Software is officially a rip-off in Australia,
So what can you do?



This article is by Pj Radcliffe, a senior lecturer in Electrical and Computer Engineering at RMIT University. It originally appeared on The Conversation.

analysis It’s official: Australia isn’t the “lucky country” in the IT sector. Consumers, government and industry down under are charged typically 50% more for software and hardware compared to their American counterparts. Why is this the case and, more importantly, what can affected customers do about it?

On Monday, after a year-long investigation, the House of Representatives Standing Committee on Infrastructure and Communication finally reported on the state of IT pricing in Australia. Microsoft products are typically 66% more expensive and Adobe products typically 42% more expensive than in the USA. Even hardware is more expensive, with a typical markup of 46% above American prices.

In March this year, the Australian House of Representatives committee took the unusual step of summoning representatives from Apple, Microsoft, and Adobe to explain these huge price differences. Their explanations were quite weak, to say the least. Apple blamed local copyright holders, and Microsoft said prices were set and consumers could vote with their wallets and search for the best price where ever they could find it.

We have a free trade agreement with the US, established in 2005, which:

represents a landmark in improving Australia’s trade and investment relationship with the world’s largest and richest economy, and most significant merchandise and services exporter and importer.

With this in mind, you might think these massive IT price discrepancies must be illegal – but sadly, this is not the case. The Australia-US Free Trade Agreement does not set prices for goods and services provided by private parties. In addition, Australian law supports price discrimination via the Copyright Act and the Competition and Consumer Act.

There was sufficient consumer outrage that the federal parliament undertook the IT pricing inquiry which has now recommended laws be changed to allow consumers to shop around for the best price anywhere in the world. Two recommendations are:

Recommendation 9: The Committee recommends that the Australian Government consider enacting a ban on geo-blocking as an option of last resort, should persistent market failure exist in spite of the changes to the Competition and Consumer Act and the Copyright Act recommended in this report.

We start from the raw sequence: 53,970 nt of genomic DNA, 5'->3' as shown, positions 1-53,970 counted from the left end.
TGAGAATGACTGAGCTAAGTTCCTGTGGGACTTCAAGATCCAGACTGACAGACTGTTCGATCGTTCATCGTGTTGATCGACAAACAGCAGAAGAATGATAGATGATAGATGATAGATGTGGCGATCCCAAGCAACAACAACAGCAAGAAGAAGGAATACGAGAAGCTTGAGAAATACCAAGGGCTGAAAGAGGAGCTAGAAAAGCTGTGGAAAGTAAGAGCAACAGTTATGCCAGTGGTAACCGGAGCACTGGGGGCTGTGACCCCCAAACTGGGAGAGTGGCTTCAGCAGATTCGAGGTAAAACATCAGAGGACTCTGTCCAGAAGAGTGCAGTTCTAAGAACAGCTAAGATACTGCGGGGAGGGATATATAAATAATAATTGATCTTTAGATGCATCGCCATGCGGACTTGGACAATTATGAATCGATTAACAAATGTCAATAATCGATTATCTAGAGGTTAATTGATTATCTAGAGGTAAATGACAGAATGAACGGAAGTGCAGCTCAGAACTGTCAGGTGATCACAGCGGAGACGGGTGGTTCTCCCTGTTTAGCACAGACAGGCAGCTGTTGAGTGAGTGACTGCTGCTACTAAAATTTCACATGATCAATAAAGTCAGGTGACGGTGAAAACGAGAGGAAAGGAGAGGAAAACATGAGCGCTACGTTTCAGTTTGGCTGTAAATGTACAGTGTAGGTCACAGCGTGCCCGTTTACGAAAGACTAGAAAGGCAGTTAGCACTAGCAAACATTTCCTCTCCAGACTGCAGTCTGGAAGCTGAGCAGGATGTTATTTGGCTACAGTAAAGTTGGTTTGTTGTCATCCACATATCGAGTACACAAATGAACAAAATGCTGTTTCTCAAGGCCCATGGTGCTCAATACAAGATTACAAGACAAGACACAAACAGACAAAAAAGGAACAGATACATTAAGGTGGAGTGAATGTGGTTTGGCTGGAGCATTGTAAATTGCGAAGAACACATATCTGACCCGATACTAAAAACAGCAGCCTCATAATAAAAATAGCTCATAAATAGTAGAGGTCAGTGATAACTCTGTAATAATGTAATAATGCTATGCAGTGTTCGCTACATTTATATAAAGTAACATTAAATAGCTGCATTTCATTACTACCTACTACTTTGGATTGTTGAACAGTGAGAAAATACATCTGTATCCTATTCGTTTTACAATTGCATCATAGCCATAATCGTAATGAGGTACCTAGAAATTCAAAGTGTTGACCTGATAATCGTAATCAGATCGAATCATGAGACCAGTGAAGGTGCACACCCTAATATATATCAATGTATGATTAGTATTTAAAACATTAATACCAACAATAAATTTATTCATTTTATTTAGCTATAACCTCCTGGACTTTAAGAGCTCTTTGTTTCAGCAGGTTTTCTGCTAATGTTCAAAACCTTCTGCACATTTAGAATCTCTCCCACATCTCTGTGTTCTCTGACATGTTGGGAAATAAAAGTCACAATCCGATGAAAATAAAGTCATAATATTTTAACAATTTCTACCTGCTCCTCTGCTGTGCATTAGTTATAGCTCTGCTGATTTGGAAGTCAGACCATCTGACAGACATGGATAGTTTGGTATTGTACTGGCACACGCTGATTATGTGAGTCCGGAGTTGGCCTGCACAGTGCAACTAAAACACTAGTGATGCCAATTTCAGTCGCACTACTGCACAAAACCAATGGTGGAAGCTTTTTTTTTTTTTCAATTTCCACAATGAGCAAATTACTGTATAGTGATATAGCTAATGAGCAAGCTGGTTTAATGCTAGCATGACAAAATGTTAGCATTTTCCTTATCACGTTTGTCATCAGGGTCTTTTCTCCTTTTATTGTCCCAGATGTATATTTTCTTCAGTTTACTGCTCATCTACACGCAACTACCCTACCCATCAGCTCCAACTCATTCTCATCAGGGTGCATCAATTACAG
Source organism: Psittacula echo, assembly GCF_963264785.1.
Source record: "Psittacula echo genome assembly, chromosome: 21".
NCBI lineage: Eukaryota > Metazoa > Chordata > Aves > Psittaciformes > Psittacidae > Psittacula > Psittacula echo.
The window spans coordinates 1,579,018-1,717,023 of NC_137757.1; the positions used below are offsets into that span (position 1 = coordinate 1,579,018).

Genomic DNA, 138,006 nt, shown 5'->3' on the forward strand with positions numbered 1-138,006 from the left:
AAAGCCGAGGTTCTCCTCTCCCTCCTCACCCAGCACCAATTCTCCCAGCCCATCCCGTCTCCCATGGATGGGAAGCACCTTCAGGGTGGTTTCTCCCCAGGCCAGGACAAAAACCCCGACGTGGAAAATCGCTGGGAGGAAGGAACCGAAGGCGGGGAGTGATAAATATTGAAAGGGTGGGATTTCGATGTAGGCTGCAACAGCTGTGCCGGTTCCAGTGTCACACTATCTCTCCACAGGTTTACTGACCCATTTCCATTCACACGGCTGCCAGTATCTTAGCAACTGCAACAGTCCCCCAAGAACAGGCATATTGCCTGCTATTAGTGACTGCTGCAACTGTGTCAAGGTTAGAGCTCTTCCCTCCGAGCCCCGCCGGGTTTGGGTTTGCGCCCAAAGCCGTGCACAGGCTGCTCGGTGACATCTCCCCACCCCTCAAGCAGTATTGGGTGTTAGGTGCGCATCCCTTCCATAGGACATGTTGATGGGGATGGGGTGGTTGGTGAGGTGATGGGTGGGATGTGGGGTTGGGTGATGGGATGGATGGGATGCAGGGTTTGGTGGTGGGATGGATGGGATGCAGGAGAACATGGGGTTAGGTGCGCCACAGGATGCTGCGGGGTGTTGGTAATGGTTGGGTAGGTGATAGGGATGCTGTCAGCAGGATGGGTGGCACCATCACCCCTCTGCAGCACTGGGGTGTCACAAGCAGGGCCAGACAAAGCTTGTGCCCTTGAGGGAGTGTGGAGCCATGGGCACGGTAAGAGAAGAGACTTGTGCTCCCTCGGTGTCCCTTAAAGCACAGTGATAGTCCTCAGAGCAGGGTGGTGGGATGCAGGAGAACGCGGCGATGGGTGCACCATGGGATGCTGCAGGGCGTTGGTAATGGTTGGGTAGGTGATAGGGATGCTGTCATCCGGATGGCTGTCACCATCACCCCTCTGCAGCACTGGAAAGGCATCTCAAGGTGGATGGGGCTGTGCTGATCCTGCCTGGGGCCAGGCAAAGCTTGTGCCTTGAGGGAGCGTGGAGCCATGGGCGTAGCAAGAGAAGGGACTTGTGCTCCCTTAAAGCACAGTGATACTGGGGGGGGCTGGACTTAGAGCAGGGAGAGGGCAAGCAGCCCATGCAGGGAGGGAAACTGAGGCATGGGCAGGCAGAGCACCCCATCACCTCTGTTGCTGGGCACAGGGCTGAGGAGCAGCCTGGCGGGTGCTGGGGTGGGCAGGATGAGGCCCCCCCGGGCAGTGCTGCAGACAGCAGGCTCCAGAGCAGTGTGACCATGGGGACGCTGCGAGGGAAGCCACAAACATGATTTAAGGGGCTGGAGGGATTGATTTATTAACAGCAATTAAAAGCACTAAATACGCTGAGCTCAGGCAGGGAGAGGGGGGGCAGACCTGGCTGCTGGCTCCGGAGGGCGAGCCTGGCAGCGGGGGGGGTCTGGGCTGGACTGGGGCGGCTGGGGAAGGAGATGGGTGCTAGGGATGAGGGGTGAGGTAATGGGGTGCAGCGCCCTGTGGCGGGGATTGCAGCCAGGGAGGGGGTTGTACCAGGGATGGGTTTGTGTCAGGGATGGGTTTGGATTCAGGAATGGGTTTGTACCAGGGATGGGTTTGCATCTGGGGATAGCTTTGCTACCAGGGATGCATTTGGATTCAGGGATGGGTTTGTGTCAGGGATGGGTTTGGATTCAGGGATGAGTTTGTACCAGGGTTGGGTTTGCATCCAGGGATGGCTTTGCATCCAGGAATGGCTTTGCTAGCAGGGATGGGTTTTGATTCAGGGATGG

Recommendation 10: That the Australian Government investigate the feasibility of amending the Competition and Consumer Act so that contracts or terms of service which seek to enforce geo-blocking are considered void.

In past years consumers could import goods themselves even if it was technically illegal, but recent advances in technology allow vendors to block both purchase of and operation of products based on the computer’s IP address, which is linked to the country where the computer sits. Credit card numbers can also be linked back to a country so it is possible to block purchases made by credit card. The ability of vendors to “geo-locate” means they can enforce any pricing structure they want.

Is it possible to work around these barriers for Australian purchasers to get the same prices as Americans?

It may be possible but warranties may be voided, and it may be impossible to get software updates and security patches. Some purchasers try to purchase from retailers rather than the parent company. Many retailers just want to make money and will “forget” about rules such as not selling overseas, or checking the student status of the purchaser.

Another approach is to work through a proxy server. Proxy servers act as intermediaries between computers, and make it look like a computer is in the same country as the proxy server. For example, connecting from Australia to a proxy server in America which will make it look like the user resides in America.

Virtual private networks (VPNs) also reroute a computer’s network internet connection and change its IP address, but they provide an encrypted “tunnel” so anyone checking out your online activities can only see that you have connected to the VPN server and nothing else.

Software purchased from the US can also be run “in the cloud”. Using a cloud provider which looks like a US cloud causes US-bought software to happily think it’s in the US, and run properly.

A left-field approach may save a lot of money and is entirely legal: give up on expensive proprietary software and look for alternatives including free open source products.

Consumer pressure can dramatically affect how the big vendors work. Microsoft used to charged high prices for commercial use of its Internet Information Server (IIS) web server. But the free Apache web server was so good that Microsoft had to significantly reduce its price. If enough of us start using open source products then the big manufacturers such as Microsoft will be forced to be more reasonable with their pricing.